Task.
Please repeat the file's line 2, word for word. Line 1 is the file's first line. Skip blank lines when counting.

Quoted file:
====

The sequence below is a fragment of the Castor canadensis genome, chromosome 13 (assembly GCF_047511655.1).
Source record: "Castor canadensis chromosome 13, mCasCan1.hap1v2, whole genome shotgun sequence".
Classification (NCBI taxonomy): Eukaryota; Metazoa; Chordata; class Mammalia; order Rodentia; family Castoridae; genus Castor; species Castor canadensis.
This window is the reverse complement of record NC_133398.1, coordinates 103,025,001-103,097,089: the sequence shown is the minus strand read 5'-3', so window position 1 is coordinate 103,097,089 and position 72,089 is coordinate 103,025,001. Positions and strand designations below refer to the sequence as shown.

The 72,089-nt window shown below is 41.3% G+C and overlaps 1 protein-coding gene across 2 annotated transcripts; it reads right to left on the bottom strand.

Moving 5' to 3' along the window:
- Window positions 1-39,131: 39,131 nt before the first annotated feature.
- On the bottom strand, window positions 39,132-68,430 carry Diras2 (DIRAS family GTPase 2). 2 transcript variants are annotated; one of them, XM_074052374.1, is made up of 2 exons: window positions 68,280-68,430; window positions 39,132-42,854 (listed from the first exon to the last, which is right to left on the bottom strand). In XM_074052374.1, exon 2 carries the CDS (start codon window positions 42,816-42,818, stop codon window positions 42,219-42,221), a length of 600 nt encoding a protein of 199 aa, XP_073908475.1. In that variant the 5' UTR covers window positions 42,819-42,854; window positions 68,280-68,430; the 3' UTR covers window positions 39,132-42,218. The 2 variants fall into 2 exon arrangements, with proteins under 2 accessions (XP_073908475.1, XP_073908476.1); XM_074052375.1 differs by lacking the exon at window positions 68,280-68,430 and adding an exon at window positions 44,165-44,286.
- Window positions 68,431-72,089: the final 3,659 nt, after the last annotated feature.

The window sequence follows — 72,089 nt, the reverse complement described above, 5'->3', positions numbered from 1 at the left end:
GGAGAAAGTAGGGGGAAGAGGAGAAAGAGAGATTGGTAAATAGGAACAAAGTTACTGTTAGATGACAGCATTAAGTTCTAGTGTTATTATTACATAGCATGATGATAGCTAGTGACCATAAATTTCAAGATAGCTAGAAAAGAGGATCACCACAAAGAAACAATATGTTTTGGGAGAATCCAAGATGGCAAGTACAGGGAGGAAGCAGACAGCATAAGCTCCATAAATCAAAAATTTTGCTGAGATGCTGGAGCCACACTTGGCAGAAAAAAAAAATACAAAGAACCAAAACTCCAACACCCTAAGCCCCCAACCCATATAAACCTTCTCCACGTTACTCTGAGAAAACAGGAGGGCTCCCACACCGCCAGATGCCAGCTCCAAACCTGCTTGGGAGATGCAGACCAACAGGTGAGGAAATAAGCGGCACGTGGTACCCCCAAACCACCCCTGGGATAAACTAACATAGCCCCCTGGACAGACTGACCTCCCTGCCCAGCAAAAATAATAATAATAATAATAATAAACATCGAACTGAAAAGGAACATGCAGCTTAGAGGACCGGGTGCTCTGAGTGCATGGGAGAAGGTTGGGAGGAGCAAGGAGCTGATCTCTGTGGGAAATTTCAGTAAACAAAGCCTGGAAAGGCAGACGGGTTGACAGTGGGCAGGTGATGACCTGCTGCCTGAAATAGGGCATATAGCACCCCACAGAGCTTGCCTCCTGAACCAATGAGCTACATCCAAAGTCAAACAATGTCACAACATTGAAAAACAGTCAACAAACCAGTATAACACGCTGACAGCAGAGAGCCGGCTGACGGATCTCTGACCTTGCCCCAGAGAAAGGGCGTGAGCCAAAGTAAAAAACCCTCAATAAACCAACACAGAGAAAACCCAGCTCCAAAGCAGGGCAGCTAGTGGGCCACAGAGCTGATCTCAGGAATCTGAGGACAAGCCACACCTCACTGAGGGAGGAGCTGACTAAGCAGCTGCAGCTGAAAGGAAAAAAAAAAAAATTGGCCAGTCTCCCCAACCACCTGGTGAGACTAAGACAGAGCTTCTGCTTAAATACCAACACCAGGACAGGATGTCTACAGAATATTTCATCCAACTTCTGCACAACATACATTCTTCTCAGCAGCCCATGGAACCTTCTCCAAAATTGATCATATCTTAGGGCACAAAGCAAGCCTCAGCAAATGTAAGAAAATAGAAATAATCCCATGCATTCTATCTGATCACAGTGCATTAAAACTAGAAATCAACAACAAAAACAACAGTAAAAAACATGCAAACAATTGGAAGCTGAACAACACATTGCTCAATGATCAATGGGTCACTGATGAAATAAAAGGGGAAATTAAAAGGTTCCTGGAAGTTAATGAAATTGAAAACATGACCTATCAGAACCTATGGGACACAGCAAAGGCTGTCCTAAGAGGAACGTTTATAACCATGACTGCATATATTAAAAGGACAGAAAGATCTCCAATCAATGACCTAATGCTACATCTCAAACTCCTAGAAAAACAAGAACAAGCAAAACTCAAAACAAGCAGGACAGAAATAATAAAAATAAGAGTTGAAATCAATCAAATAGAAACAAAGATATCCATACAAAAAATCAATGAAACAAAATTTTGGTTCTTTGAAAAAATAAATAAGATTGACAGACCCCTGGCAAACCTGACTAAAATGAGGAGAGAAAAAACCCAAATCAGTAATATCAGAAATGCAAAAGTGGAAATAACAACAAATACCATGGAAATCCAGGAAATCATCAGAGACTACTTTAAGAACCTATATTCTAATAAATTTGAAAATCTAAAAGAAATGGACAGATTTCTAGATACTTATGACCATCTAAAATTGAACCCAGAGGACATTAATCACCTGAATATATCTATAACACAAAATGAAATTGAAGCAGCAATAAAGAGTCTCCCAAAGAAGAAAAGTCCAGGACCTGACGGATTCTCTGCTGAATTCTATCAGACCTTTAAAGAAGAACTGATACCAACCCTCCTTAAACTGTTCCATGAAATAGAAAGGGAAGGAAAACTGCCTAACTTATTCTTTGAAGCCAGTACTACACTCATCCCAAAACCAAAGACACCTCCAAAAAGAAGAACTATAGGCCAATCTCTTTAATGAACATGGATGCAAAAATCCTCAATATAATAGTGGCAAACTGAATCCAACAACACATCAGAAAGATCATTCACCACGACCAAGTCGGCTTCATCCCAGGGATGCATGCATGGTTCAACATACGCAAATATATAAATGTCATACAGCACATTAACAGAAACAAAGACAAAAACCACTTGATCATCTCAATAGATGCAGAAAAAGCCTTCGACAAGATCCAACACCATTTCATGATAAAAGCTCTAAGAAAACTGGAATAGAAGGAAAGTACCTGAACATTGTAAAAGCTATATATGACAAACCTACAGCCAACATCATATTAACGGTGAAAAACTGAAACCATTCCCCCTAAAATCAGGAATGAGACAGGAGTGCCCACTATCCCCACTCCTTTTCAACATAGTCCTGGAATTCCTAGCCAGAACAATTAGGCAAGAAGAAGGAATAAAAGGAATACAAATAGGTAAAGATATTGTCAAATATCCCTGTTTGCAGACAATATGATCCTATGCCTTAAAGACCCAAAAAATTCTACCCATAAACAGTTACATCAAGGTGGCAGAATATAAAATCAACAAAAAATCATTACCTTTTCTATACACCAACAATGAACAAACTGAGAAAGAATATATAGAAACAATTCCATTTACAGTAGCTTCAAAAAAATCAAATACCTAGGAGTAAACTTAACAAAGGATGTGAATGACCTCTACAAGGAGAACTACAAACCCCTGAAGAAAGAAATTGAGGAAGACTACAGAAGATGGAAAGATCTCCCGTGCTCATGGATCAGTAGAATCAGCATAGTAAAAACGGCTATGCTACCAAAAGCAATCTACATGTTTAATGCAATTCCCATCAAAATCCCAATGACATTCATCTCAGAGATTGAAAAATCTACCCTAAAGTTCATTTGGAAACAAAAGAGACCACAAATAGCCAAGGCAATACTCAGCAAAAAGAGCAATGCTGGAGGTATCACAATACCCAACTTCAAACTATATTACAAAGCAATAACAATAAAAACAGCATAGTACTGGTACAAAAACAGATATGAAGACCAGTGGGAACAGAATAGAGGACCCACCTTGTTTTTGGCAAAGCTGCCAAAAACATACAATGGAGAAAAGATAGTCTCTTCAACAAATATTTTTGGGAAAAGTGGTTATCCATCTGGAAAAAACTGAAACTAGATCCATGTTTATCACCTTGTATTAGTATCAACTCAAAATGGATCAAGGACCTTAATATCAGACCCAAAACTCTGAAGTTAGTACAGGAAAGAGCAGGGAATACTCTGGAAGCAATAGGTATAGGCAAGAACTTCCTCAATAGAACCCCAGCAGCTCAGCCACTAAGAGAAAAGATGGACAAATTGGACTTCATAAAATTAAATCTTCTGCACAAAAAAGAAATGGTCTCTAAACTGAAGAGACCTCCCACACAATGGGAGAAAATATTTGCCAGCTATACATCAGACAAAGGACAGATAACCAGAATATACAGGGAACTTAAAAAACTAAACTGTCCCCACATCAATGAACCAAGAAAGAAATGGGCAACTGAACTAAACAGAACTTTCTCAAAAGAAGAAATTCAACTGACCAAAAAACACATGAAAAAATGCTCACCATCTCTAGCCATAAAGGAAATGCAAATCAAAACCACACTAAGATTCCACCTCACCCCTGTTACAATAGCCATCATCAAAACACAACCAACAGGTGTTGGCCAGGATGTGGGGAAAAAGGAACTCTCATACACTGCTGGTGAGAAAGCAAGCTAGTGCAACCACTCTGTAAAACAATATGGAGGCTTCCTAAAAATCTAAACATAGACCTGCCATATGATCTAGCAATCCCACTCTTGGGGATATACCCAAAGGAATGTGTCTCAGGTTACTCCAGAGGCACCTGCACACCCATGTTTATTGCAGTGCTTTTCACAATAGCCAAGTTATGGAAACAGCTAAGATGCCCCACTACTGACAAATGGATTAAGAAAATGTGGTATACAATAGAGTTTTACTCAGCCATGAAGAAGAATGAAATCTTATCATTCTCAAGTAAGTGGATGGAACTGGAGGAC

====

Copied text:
Source record: "Castor canadensis chromosome 13, mCasCan1.hap1v2, whole genome shotgun sequence".